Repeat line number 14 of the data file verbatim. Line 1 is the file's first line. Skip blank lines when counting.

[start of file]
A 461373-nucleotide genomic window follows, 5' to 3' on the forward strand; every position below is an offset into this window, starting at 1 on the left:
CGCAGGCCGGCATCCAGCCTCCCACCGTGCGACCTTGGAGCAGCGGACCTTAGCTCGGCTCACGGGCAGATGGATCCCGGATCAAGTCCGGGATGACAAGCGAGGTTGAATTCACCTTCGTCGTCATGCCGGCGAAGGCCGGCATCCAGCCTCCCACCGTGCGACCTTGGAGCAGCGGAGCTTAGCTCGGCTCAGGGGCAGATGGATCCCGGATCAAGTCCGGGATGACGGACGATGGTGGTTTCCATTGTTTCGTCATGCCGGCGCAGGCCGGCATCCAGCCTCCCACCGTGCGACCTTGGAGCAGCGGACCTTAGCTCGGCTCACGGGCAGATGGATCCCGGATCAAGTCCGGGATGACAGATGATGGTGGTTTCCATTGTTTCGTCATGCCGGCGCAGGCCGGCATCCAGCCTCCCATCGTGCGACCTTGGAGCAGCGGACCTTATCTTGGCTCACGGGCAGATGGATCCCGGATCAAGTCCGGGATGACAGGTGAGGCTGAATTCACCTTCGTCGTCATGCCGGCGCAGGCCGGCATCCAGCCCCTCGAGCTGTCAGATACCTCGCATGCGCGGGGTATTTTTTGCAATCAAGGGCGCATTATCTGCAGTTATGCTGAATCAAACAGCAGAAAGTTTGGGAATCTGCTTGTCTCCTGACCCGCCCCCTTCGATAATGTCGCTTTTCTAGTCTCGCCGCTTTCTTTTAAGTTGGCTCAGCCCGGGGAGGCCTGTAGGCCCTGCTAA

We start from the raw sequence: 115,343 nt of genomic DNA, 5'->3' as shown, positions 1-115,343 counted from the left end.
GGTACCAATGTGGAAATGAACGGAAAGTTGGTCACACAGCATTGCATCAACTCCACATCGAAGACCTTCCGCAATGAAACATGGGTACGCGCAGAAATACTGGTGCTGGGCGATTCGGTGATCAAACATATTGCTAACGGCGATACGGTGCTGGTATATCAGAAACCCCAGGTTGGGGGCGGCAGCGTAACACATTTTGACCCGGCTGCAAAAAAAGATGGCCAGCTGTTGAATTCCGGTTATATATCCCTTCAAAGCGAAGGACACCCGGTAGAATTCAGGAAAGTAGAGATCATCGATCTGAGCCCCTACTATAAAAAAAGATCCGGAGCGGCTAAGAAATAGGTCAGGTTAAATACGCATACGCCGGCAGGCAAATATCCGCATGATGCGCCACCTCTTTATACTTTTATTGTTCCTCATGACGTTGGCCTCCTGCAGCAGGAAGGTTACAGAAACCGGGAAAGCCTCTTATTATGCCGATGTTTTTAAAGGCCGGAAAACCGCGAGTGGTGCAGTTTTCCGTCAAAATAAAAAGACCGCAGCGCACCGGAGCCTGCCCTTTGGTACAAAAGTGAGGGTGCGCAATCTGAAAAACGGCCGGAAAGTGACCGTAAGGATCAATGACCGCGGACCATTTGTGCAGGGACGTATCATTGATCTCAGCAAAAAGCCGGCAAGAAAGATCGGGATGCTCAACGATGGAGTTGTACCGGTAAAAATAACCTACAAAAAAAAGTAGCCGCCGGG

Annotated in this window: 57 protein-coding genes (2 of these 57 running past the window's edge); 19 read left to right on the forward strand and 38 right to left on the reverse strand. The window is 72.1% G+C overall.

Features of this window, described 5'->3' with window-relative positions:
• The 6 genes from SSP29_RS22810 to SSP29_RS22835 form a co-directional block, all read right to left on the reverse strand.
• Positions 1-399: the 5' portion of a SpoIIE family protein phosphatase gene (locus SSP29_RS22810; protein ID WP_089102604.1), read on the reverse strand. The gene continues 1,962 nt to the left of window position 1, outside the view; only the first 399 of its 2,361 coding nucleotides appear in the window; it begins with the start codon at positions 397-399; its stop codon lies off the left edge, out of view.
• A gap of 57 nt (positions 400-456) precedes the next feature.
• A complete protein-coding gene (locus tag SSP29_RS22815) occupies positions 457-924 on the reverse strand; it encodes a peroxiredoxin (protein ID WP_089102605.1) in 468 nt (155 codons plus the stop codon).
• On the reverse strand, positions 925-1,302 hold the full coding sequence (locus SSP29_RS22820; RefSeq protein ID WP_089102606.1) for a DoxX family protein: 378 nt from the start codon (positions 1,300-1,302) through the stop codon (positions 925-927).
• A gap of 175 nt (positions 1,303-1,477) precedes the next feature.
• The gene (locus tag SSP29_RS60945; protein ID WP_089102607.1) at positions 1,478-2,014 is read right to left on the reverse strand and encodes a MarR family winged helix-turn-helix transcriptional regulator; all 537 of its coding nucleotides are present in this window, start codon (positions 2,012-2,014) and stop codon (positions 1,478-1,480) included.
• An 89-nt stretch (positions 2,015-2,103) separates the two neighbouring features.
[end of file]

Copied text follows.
• An 89-nt stretch (positions 2,015-2,103) separates the two neighbouring features.